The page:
Glasgow, once a hub for shipbuilding and heavy industry, is today embracing a new sector of the economy — technology.

Look no further than the heart of Merchant City. In May, a high-tech accelerator for growth companies opened in the historic Tontine building, expected to inject a whopping £54 million into the regional economy in the coming years. That's on top of the big names that already have a digital presence in Glasgow—BBC, STV and Arnold Clark for example.

“Large corporates are investing heavily in making Glasgow a tech hub," says Michael Hayes, founder of coworking space RookieOven, based in the old Fairfields shipyard offices and home to 11 digital startups. “Startups are springing up across the city. And we have a really vibrant community of events and social gatherings that are all mixing together to create a snowball effect."

Here's a closer look at what's driving Glasgow's tech expansion:

The Digital Glasgow project

The burgeoning tech scene in the second city is no accident. Glasgow is aiming to become a world-leading digital city by 2017, and there's an effort underway to get the city's startups past the crucial third and fourth year of trading—a problem in Glasgow, which currently has one of the highest failure rates for startups in the UK.

Glasgow sees the success of a Digital Glasgow resting on two core requirements: a world-class digital infrastructure (e.g. super fast broadband, digital businesses, urban wireless), and ensuring that residents and businesses are equipped with the skills to participate in the digital economy.

The Tontine, as a workspace and also a resource centre for growing businesses, is a central part of that effort. It's the first project funded by the £1.13 billion Glasgow Region City infrastructure deal between eight local authorities and the Westminster and Holyrood governments. Over the next five years the Tontine will support and sustain the development of 134 small, high-growth companies in the design, technology and creative sectors.

“The opening of the Tontine is a landmark for our economy," Glasgow City Councillor Frank McAveety told The Scotsman in May. “What's been created here is a business environment that will bring the type of jobs to deliver a long-term economic boost to the Glasgow city region."

The Digital Garage Glasgow

At the Mitchell Library, Google's latest Digital Garage will provide free expert advice to the resident startups and growing businesses. Look for things like one-to-one mentoring support and group digital masterclasses aimed at small businesses, graduates and career changers. The new Garage follows in the footsteps of similar facilities in Leeds, Birmingham, Newcastle, Manchester and Liverpool.

“The tech businesses here have ambitious growth plans and a really strong desire to make an impact on the digital environment," says Linda McBride, founder of Daily Wake Up, a Glasgow-based professional training company. "I'm impressed by the approach of introducing established tech organisations to support growth and create meaningful relationships."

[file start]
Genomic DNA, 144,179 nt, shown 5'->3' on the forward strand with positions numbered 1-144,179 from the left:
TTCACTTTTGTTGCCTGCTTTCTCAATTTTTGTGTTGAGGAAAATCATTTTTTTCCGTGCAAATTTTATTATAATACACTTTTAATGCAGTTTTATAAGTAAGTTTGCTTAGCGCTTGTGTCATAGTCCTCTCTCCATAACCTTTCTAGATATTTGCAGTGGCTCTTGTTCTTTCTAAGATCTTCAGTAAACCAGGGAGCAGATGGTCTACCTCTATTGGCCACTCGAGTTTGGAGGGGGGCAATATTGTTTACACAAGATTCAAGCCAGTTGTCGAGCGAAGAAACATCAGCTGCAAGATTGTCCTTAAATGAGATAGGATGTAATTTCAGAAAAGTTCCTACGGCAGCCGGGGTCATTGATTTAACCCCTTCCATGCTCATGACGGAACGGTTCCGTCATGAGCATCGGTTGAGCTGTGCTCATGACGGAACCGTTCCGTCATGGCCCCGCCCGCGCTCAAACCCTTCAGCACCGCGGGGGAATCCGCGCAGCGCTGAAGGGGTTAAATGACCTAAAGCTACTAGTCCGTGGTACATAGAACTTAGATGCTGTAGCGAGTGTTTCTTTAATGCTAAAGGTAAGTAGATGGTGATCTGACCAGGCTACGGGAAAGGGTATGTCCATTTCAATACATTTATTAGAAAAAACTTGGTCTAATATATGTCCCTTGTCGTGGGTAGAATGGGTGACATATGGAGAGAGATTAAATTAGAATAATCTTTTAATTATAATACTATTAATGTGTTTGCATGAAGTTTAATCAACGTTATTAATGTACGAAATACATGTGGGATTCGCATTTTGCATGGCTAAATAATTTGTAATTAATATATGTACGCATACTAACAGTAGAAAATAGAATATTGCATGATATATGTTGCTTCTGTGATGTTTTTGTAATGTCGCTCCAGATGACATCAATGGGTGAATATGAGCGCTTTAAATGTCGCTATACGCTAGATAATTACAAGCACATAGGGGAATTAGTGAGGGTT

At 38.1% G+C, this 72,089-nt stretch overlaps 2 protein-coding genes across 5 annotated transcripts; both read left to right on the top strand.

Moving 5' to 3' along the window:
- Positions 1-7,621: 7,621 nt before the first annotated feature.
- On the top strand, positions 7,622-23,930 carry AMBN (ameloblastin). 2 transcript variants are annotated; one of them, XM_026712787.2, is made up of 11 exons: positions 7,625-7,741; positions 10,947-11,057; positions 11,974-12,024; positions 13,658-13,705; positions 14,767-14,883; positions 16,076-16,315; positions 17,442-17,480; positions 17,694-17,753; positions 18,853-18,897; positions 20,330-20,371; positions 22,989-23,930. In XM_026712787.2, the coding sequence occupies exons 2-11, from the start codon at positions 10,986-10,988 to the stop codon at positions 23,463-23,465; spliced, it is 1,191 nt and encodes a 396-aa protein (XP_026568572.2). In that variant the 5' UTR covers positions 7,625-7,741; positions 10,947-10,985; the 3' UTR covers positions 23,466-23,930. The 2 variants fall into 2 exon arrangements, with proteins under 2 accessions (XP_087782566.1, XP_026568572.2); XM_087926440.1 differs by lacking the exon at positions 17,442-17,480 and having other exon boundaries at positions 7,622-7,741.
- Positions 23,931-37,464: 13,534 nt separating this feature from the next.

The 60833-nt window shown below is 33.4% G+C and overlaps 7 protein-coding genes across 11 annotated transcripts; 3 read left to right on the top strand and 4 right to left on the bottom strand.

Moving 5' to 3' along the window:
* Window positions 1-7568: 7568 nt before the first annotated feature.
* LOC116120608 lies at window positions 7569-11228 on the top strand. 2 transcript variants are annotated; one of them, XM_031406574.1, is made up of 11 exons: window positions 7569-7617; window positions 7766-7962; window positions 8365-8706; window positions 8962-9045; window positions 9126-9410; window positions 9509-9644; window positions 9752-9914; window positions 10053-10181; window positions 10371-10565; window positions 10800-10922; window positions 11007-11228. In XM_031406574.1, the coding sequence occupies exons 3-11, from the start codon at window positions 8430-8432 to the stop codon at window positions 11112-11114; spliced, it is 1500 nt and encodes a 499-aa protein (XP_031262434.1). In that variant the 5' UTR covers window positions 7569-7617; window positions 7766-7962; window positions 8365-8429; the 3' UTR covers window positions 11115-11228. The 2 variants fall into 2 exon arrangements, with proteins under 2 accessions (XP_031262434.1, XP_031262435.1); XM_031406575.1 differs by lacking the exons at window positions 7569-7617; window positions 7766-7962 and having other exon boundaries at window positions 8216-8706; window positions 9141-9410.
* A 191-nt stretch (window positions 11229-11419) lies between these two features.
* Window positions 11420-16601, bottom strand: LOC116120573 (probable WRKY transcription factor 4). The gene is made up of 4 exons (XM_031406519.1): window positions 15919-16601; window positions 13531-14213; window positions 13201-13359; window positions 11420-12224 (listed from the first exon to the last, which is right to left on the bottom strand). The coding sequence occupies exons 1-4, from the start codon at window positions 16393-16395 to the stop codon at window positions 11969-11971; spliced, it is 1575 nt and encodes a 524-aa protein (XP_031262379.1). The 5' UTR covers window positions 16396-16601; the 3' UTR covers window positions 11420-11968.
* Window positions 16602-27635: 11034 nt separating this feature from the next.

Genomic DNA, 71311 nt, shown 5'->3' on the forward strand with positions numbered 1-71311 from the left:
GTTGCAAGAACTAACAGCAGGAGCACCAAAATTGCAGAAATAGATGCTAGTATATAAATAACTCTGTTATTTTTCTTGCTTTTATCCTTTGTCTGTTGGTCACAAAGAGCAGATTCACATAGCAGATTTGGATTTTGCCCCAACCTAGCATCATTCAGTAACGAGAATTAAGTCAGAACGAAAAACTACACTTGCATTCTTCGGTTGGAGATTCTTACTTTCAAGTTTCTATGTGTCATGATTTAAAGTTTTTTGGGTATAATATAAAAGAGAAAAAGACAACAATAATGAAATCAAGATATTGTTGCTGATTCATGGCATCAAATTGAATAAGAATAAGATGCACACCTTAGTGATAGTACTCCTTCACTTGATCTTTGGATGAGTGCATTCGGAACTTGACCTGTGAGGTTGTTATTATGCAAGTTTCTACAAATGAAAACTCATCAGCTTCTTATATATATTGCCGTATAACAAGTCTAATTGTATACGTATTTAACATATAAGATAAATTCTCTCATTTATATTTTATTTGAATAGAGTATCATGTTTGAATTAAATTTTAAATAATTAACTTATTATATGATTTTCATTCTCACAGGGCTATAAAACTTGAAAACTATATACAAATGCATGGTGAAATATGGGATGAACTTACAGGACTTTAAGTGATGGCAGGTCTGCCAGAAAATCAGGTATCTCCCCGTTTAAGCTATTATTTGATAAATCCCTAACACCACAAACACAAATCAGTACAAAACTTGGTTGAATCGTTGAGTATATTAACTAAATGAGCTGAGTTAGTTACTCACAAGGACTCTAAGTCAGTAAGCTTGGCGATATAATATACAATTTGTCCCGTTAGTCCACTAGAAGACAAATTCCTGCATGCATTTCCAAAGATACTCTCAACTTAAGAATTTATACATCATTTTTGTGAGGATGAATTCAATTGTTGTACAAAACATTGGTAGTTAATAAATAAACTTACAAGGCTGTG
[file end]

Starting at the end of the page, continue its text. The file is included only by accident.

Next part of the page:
What these growing businesses say

Glasgow City Council is hopeful that the Tontine will result in more than 500 new jobs in the area, and Glasgow has no shortage of talent to fill those roles.

“It's all about the people," says RookieOven's Michael Hayes. “Glasgow produces a lot of amazing talent across disciplines—technical, design, marketing, et cetera. We have world-renowned universities and a real draw with low cost of living, great amenities and lifestyle."

Jane Gotts, director of analytical and market-insights consultancy/startup GenAnalytics, says Glasgow is an entrepreneurial city at heart and over the last few years has seen a big growth in the number of startups, particularly in FinTech and data analytics. The public support helps them thrive. “It's great to see the city council supporting expansion and providing a focal point to encourage collaboration amongst start-ups and to enable these businesses to work on some of the major challenges in the city."

What does the future hold for Glasgow?

With digital job growth outpacing growth in other sectors of the economy by 32%, Glasgow's tech push is sure to pay off. And the city's approach could be replicated in other areas of the UK that are open to innovation through collaborative incubators. Similar efforts are already underway in Cambridge and Birmingham under the Barclays Eagle Labs scheme, and there are other startup accelerators such as Wayra in London, Campus North in Newcastle, and Dotforge Accelerator in Sheffield.

Craig Donnelly, chief commercial officer at Incremental Group, a Glaswegian infotech company started in 2015, says that other hubs may have something to learn from the way the city is going about driving business. "Rather than provide grant funding for businesses, they provided access to funded projects," he says. "It's a lot more sustainable."

Google recently opened its doors to its sixth Digital Garage space at the Mitchell Library in Glasgow. Start your learning in person today and book a one-on-one session with an expert to get your questions answered. There are also marketing skills masterclasses and deep dive sessions available now through to the end of January 2017.